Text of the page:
This study (entitled ‘ The Power of Reiki’) was conducted to pilot testing the feasibility and efficacy of Reiki to provide pain relief among pediatric patients undergoing hematopoietic stem cell transplantation (HSCT). Paediatric patients undergoing HSCT during the inpatient phase in the Stem Cell Transplantation Unit were eligible to participate. Short and medium effects were assessed investigating the increase or decrease of patient’s pain during three specific time periods (“delta”) of the day: morning of the Reiki session versus assessment before Reiki session (within subjects control period), assessment before Reiki session versus assessment after Reiki session (within subjects experimental period) and assessment after Reiki session versus morning the day after Reiki session (within subject follow-up period). The effect of 88 Reiki therapy sessions in nine patients was analysed following a short, medium, and long-term perspective. Repeated-measures analysis of variance revealed a significant difference among the three periods: a decrease of the pain occurred in the experimental period in short and medium term, while in the follow-up period, the pain level remained stable.
The authors concluded that this study demonstrates the feasibility of using Reiki therapy in pediatric cancer patients undergoing HSCT. Furthermore, these findings evidence that trained pediatric oncology nurses can insert Reiki into their clinical practice as a valid instrument for diminishing suffering from cancer in childhood.
This is an unusual conclusion in that it is strictly speaking correct. What is wrong, however, that the abstract reports findings related to the alleged effectiveness of Reiki. A feasibility study is not designed for that purpose. I therefore suggest to ignore all allusions to therapeutic effects.
This, I think, begs the question as to why it is necessary or productive to study Reiki in clinical trials.
- The treatment is not plausible.
- There have been many trials already.
- The ones that are sufficiently rigorous fail to show that it has any effects beyond placebo.
- The medical literature is already highly polluted with Reiki studies reporting false-positive results.
- This can only confuse researchers who attempt to conduct reviews on the subject.
- Reiki studies discredit clinical research.
- They are a waste of valuable resources.
- Arguably, they are even unethical.
If you ask me, it is high time to stop researching such implausible nonsense.
What on earth is this new SCAM?
Do I really have a ‘biofield’?
How can I tune it?
And what effect does it have?
Here is an article that explains all this in some detail; enjoy:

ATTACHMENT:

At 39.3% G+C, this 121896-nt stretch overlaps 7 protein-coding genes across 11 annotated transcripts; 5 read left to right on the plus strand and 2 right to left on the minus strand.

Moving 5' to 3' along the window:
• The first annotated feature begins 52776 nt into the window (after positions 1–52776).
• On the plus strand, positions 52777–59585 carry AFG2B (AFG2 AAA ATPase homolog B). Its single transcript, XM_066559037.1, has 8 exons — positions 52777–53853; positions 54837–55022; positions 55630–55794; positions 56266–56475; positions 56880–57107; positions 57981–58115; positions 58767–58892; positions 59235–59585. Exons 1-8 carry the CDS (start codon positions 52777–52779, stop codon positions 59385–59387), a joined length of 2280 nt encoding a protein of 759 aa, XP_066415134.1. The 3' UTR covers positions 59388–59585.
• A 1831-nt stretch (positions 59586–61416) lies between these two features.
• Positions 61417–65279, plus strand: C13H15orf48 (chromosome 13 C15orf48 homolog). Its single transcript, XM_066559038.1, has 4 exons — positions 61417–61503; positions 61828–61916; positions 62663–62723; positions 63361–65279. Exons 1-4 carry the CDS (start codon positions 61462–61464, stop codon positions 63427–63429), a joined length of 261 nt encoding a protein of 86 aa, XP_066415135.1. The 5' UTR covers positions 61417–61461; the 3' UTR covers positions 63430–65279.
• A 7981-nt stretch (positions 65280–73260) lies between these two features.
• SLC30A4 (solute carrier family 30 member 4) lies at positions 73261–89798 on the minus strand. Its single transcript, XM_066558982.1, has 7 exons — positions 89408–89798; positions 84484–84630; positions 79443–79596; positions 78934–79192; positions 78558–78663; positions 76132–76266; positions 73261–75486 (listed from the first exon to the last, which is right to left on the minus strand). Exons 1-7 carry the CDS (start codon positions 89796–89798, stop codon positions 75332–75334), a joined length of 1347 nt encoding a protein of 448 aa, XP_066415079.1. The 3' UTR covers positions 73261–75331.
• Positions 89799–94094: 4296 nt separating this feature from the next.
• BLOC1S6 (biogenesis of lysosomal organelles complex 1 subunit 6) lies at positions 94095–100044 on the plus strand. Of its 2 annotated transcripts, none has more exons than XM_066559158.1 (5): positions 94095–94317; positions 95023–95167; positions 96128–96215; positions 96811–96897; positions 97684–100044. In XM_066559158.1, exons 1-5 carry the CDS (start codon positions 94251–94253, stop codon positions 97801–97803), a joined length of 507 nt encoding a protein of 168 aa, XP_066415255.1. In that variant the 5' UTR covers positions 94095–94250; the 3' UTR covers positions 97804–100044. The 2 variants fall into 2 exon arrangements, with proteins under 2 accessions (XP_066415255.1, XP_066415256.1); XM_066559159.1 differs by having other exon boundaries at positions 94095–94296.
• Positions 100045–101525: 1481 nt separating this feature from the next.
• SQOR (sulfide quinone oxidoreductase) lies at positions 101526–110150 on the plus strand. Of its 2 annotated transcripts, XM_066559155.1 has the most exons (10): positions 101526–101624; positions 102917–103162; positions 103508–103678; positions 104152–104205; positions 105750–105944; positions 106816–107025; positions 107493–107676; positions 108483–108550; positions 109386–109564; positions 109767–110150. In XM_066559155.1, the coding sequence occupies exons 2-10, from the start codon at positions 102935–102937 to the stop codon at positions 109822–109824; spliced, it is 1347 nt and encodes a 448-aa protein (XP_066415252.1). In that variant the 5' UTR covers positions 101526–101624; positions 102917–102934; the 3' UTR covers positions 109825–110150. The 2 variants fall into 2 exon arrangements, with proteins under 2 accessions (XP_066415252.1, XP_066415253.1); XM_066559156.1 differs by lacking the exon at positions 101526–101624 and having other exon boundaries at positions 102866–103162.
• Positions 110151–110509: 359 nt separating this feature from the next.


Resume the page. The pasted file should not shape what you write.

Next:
While western science has yet to describe and measure this energy, other cultures, especially ancient Indian or Vedic cultures describe it extensively. The term “chakra” (wheel) in Sanskirt, refers to spinning energy vortices which are seen as structures in the body’s subtle energy anatomy. Not coincidentally, within the body at each chakra location there is a corresponding large cluster of nerves or plexuses.
One way of understanding subtle energy is through the analogy “subtle energy is to electromagnetism as water vapor is to water.” Just as we do not measure water vapor with the same tools we use to measure water, we can’t use the same tools to measure subtle energy we would use to measure electricity. Subtle energy is higher, finer, more diffuse and follows slightly different laws.
Another word for this energy is “bioplasma.” Bioplasma is a diffuse magnetic fluid which surrounds all living beings. Like a fluid, it can be of varying viscosities and densities. In Biofield Tuning (also known as “sound balancing”, we see the human biofield as a bioplasmic toroid-shaped (doughnut-shaped) bubble which surrounds the body at a distance of about five feet to the sides and two-three feet at the top and bottom; bounded by a double layer plasma membrane much like the protective boundary which defines the earth’s upper atmosphere.
During a Biofield Tuning session, a client lies fully clothed on a treatment table while the practitioner activates a tuning fork and scans the body slowly beginning from a distance. The practitioner is feeling for resistance and turbulence in the client’s energy field, as well as listening for a change in the overtones and undertones of the tuning fork. When the practitioner encounters a turbulent area he/she continues to activate the tuning fork and hold it in that specific spot. Research suggests the body’s organizational energy uses the steady coherent vibrational frequency of the tuning fork to “tune” itself. In short order, the dissonance resolves and the sense of resistance gives way. This appears to correspond to the release of tension within the body.